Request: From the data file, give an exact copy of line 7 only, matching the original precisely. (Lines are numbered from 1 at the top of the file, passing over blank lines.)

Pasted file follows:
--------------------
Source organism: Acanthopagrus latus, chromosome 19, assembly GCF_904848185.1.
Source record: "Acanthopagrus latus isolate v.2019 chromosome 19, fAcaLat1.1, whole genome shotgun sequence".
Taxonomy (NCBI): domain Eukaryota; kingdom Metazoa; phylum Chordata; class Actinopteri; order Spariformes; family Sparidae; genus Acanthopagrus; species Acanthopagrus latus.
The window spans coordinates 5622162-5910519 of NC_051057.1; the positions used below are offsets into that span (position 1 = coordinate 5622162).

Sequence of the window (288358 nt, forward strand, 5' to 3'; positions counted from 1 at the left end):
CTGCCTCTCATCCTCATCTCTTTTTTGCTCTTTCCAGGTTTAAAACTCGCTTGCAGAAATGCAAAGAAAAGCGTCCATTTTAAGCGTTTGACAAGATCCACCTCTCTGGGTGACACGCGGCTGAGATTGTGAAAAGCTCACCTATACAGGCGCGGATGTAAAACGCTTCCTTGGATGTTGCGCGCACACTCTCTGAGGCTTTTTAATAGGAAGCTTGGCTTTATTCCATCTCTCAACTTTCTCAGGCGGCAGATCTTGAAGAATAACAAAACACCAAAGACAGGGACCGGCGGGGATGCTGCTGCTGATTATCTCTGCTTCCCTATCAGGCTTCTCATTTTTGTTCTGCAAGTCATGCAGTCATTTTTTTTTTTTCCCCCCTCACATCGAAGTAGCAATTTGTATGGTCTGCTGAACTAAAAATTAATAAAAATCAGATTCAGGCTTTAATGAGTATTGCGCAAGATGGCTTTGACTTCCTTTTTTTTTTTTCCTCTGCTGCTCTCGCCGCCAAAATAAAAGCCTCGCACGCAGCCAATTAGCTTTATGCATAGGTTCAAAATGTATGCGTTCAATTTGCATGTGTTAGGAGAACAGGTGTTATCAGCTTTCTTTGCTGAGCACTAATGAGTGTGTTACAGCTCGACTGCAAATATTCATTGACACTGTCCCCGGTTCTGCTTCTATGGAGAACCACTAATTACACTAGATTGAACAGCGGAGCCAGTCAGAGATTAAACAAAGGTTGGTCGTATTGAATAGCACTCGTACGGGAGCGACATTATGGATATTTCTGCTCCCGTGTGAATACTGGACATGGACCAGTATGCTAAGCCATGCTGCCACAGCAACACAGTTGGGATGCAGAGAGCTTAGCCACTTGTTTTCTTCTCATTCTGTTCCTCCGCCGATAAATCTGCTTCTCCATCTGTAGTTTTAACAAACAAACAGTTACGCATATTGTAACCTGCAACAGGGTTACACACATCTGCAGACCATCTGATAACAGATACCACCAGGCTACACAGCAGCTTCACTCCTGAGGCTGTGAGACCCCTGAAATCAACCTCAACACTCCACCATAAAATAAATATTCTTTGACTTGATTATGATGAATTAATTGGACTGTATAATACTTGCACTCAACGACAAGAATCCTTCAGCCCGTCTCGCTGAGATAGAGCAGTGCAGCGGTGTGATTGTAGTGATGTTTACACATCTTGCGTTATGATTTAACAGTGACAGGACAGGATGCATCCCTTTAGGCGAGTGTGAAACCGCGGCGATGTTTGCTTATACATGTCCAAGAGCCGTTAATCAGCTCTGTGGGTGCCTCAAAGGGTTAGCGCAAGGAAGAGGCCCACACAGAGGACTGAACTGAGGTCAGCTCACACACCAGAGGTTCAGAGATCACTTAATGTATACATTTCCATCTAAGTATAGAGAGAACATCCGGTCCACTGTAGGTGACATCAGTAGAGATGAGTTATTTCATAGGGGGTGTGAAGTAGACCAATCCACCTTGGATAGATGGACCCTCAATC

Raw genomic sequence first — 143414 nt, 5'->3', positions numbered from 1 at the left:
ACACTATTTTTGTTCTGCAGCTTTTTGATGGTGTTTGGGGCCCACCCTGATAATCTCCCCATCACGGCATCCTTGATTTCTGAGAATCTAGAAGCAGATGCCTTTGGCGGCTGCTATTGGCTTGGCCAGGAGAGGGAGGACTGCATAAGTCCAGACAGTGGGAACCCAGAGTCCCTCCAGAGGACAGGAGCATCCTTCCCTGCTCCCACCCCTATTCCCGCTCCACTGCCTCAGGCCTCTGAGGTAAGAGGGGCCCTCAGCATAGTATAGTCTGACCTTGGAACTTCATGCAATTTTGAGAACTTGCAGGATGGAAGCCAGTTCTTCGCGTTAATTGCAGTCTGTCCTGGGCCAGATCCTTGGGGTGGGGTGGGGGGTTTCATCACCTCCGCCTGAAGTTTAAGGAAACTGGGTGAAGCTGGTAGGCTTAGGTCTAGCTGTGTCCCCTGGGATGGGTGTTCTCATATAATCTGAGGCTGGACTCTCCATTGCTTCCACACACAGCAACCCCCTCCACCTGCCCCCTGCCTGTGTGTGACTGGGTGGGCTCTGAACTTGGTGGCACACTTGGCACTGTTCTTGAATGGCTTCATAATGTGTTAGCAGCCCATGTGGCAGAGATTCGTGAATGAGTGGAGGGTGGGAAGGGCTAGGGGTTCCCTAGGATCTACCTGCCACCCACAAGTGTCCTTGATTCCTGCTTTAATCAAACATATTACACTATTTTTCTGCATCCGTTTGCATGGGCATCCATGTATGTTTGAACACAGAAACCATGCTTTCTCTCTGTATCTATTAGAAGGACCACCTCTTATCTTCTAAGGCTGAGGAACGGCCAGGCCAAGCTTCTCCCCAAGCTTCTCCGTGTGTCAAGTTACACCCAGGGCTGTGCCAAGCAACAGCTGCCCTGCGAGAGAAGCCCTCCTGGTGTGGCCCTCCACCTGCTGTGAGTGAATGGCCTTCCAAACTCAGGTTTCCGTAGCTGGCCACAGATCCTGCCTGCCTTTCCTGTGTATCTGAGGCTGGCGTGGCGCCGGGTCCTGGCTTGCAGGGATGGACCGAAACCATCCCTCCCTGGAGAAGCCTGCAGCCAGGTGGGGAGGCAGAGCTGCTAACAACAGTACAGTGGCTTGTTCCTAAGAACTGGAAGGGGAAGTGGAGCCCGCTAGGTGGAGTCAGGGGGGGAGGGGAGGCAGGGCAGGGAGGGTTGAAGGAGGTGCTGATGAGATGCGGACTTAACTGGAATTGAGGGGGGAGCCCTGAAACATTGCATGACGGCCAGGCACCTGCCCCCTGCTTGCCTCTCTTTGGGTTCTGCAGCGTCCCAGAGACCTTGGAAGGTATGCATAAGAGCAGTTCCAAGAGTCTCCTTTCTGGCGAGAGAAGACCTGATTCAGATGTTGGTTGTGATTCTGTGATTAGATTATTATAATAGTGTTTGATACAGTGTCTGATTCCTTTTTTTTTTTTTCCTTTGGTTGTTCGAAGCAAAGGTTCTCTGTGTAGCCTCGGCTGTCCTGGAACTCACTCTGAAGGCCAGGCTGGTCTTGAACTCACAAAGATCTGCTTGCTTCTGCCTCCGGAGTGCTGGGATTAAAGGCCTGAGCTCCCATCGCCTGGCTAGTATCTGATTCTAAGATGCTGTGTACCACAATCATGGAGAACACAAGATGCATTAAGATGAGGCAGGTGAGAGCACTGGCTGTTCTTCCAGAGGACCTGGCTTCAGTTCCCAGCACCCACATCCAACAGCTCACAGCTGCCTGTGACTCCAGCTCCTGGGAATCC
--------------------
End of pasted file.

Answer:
Raw genomic sequence first — 143414 nt, 5'->3', positions numbered from 1 at the left: